Unfortunately, Justice A. R. Savage, in giving his charge to the jury (all male at that time as juries were then), instructed them that they were not allowed to consider “self-defense,” nor were they allowed to consider “manslaughter” in their deliberations because Electus admitted that he shot his son, although he claimed it was in self-defense (and it certainly appeared to be from the witness testimony given at the trial). Electus was found guilty of murder in the first degree, just as Justice Savage had instructed the jury to find in his charge to them, and he was sentenced to life in prison.

Subsequently, his lawyer filed for a mistrial because Justice Savage didn’t allow consideration of manslaughter in the case. A new trial was ordered. In the mean time, Electus was held in Jail awaiting his new trial. In 1901 the case came before Maine’s Attorney General. He realized that Electus had been held in jail for over 2 years at that time. Electus’s lawyers offered to have him change his plea from not guilty to guilty of manslaughter if the State would accept that. The Attorney General agreed after he reviewed the case and scheduled the new trial for September 1901. Upon his guilty plea of manslaughter, Electus was sentenced to 6 months in the County Jail in Houlton. This means that Electus would have been released from Jail and returned home to Sheridan in March of 1902. He was at home in Sheridan where he died on February 11, 1906 and was buried in the same graveyard with his son that he killed.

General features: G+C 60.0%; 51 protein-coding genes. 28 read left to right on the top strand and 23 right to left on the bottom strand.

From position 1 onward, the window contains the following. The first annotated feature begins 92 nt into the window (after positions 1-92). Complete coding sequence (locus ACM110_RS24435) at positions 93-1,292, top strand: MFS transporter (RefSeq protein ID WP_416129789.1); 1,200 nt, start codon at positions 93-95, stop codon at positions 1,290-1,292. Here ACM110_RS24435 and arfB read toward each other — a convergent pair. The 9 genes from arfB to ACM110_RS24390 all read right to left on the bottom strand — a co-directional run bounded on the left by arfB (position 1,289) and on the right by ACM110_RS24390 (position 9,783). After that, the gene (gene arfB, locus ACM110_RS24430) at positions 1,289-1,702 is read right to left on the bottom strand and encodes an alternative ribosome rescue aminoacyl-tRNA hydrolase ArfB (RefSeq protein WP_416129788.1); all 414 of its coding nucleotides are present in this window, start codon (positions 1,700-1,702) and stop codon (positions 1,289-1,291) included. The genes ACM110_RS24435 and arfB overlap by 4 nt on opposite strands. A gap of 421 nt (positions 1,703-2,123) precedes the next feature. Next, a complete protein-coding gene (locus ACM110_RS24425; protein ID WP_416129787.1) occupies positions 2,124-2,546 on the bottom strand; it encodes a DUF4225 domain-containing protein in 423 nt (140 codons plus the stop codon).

Electus’s wife, Angeline died a few years later in 1911 after serious burns from catching her dress on fire. Her’s was a very tragic life indeed. But, she stayed the course and cared for her husband after he came home from the Civil War a very sick man; and through severe poverty because her husband was no longer able to work; her son’s violent and aggressive behavior towards she and her husband, including shooting at her as he tried to kill her; the death of her son at the hands of her husband; the deaths of her young grandchildren; and caring for her ill husband after the murder; and finally her own tragic death by fire. She was, no doubt, a very strong and courageous woman.

Angeline’s spirit protects the graveyard still. Neighbors in the area tell the hair-raising tale of how her ghost got revenge on a young man from the area who was parking his tractor on her grave in the old cemetery. He was plowing fields nearby and found the unmarked cemetery a convenient place to park the tractor when he wasn’t using it. But, he was warned that it was a cemetery and not to park there. 

As young men sometimes do, he ignored the warnings not to park the tractor on the graves, and one day there was a freak accident and the young man accidentally inhaled gasoline fumes that caught fire when he was filling the tractor with gas. The young man was severely burned in his mouth and throat as a result of the accident. People say that old Angeline got her revenge for him parking his tractor on her grave!